In this episode of Industry Focus: Wildcard, Nick Sciple chats with Motley Fool analyst Ben Ra and Rui Ma, co-host of the TechBuzz China podcast to talk about Chinese technology companies coming out of the sector today. They discuss a slew of top Chinese tech companies, IP and political disputes, differences between U.S. and Chinese companies, and what the U.S. can learn from Chinese e-commerce and digital entertainment businesses. Finally, they share a promising company to watch out for in the space and much more.

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This video was recorded on August 19, 2020.

Nick Sciple: Welcome to Industry Focus. I'm your host Nick Sciple, joining me today is Motley Fool analyst Ben Ra, our special guest today is Rui Ma. Rui is an expert in Chinese consumer technology, with a background in venture capital and private equity in China. Today, she serves as a co-host of the TechBuzz China podcast.

Rui Ma, thank you so much for joining us today.

Rui Ma: Thank you so much for having me.

Sciple: So, we were talking before the show about your background in China, how you've come to develop an expertise in this space. Can you share that with our listeners and maybe give us a little pitch for the TechBuzz China podcast?

Ma: Yeah, sure. As I was saying, I was in China from 2007 to 2015. So, for eight years full-time working in investing across some multiple industries, but primarily in tech, and was lucky to be there while the tech ecosystem really grew in the early 2010s. For TechBuzz China, two years ago I started this podcast to fill what I saw was a gap in tech coverage of Chinese companies. And it was primarily to scratch my own itch and then also help my friends understand, but basically what we do is, we don't focus exclusively on public equities, but we do talk quite a bit about large companies. And so, sort of, very late stage start-ups, and we try to give perspective on the headline news -- we say, headline news that don't always make it into English language coverage. So, I think we were, for example, some of the first people to talk about the rise of e-cigarettes in China and a bunch of other topics.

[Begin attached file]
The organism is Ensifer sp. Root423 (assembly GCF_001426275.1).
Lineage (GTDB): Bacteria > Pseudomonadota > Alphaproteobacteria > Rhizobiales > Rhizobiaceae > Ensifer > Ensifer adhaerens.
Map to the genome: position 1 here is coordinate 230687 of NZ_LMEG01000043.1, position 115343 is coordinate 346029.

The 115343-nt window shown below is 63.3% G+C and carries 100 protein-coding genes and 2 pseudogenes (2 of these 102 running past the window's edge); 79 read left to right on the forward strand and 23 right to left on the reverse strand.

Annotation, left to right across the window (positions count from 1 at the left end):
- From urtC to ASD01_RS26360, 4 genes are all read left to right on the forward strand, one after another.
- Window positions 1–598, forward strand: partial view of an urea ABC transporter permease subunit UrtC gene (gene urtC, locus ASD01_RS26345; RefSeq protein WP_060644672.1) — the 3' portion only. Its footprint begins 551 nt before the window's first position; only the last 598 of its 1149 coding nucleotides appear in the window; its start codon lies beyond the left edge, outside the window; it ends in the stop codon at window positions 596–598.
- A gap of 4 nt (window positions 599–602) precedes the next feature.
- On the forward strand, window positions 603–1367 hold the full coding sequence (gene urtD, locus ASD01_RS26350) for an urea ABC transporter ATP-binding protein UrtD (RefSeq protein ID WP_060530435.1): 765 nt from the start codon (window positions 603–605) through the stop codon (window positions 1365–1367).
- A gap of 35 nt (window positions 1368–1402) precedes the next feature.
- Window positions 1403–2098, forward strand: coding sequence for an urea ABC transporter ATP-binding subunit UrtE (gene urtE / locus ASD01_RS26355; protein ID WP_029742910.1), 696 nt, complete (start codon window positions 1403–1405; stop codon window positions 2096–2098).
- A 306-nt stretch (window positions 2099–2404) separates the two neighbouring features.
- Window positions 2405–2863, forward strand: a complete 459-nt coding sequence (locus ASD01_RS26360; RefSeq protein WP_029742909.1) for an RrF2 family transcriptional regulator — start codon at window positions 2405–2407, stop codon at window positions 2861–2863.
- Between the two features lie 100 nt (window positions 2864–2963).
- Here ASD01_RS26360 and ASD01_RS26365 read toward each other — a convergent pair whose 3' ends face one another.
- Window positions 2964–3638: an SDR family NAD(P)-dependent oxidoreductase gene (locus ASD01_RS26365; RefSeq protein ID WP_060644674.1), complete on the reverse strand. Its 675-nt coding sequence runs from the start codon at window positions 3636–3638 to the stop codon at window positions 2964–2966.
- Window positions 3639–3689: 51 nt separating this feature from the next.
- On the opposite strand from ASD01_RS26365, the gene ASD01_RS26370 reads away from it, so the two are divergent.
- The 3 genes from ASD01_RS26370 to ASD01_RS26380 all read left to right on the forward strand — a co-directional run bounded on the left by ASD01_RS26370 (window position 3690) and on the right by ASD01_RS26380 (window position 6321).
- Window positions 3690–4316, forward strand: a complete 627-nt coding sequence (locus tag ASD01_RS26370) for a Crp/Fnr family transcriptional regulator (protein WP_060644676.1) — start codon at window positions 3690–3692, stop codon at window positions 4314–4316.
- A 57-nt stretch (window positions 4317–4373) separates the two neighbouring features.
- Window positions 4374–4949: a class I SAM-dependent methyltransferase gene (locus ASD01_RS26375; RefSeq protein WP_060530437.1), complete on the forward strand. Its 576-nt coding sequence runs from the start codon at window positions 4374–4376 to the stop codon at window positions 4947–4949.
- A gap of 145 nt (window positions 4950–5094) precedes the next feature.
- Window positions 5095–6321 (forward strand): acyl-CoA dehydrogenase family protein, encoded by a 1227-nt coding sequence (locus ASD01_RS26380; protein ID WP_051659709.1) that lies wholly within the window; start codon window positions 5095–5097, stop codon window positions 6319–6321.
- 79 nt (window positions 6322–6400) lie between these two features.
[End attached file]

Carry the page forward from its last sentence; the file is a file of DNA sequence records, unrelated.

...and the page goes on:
Sciple: Yeah. So, just off the bat as we dive into Chinese tech just broadly, from an American perspective, why would you say it's important to understand Chinese technology and the companies coming out of that sector today?

Ma: So, I prepared some stats basically about how China and the U.S. are different, but I think everyone probably pretty much knows that China is a very large market. What many people might not realize is how digital it is, especially in consumer internet. So, enterprise software lags quite a bit, but in consumer internet, the penetration of smartphone devices, you know, we have almost a billion devices over there. And then also, e-commerce, depending on which stat you look at, it's between 25% and 44% [laughs] of total retail is e-commerce, which is higher than the U.S., even post-COVID.